‘NO EQUILIBRIUM’: Taiwan’s increased defense spending is a good step, but it needs to do more to have the ability to deter aggression from China, a senior US official said The US plans to sell as many as seven major weapons systems — including mines, cruise missiles and drones — to Taiwan, four people familiar with the discussions said. Pursuing seven sales at once is a rare departure from years of precedent in which US military sales to Taiwan were spaced out and carefully calibrated to minimize tensions with Beijing. However, US President Donald Trump’s administration has this year become more aggressive with China, and the sales would land as relations between Beijing and Washington are at their lowest point in decades over accusations of spying, lingering trade tensions, disputes about the
CLOSE ENCOUNTERS: Several of the PLA fighter jets that crossed the median line of the Strait came within 68km of Hsinchu, drawing warnings from Taiwan, the ministry said At least 18 Chinese military aircraft yesterday flew into the nation’s air defense identification zone (ADIZ) on the second day of a US delegation’s visit, the Ministry of National Defense said, adding that the military responded by deploying an air defense missile system to monitor their activities. A delegation led by US Undersecretary of State for Economic Growth, Energy and the Environment Keith Krach on Thursday started a three-day visit to Taiwan. The ministry from Thursday started publicizing the actions of the Chinese People’s Liberation Army (PLA) in Taiwan’s ADIZ on its Web site and Twitter. According to ministry reports, 18 PLA aircraft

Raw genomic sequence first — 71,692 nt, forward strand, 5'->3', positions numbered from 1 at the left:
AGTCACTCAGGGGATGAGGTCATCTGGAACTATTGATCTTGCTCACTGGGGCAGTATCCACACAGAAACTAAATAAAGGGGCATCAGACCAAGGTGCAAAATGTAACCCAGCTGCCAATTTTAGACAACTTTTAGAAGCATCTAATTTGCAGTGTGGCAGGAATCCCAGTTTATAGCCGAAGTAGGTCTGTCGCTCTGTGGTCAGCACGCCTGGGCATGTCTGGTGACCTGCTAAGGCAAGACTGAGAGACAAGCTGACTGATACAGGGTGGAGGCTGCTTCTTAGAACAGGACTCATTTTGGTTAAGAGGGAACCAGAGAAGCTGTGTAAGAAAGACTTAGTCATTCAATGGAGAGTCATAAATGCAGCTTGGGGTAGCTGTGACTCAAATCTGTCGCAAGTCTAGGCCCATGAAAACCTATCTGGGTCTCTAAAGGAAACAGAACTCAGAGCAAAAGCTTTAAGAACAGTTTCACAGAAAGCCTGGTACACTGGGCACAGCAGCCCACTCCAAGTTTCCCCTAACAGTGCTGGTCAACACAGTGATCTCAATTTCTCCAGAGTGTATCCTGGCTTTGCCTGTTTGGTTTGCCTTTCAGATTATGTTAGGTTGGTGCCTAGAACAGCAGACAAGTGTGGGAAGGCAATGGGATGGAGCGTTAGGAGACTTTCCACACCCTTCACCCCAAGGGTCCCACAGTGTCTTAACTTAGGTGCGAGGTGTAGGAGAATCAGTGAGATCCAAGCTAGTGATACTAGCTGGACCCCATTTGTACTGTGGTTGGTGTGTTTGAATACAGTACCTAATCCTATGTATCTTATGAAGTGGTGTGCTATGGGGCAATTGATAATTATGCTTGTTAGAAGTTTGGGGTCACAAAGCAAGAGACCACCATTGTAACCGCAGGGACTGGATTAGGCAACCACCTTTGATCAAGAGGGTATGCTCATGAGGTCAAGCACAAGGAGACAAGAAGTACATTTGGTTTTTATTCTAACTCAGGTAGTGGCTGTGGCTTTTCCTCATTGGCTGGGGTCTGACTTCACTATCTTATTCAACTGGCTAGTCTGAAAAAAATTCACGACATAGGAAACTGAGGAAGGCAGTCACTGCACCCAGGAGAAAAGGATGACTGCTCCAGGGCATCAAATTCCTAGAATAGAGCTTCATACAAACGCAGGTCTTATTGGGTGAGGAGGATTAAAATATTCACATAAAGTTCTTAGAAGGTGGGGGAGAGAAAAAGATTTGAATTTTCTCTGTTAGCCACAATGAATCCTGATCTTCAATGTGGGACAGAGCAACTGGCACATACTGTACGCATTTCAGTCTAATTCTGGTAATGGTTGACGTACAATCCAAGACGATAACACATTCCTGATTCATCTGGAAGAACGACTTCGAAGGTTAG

ON THEIR OWN: The KMT has decided not to participate as a party at this year’s forum, and if any members do go, they would not be representing the party, Alicia Wang said The Chinese Nationalist Party (KMT) yesterday announced that it would not send a delegation “as a political party” to this year’s Straits Forum, after a Chinese TV program described the planned visit to the annual meeting as “suing for peace.” The 12th forum is scheduled to open in Xiamen, China, on Saturday. On Tuesday last week, the KMT announced that former legislative speaker Wang Jin-pyng (王金平) would lead the party’s delegation to the forum, with KMT Secretary-General Lee Chien-lung (李乾龍) as deputy head. However, on Thursday last week, China Central Television’s (CCTV) Yangshipin (央視頻) program, hosted by Li Hong (李紅), included a headline
WORKING OVERTIME? NTU professor Lee Duu-jong denied that he had held a part-time position at a Chinese university or joined China’s Thousand Talents Program A candidate for the post of National Taiwan University of Science and Technology (NTUST) president yesterday dropped out of the race following a report questioning his links to Chinese academia and government programs. Lee Duu-jong (李篤中), a professor at National Taiwan University’s (NTU) chemical engineering department, was a member of China’s Changjiang Scholars’ Program in 2006 and was on the list of its Thousand Talents Program in 2017, a report by Chinese-language Mirror Media magazine said yesterday. The article said that Lee is suspected of having held a part-time job at the Harbin Institute of Technology in China and was the recipient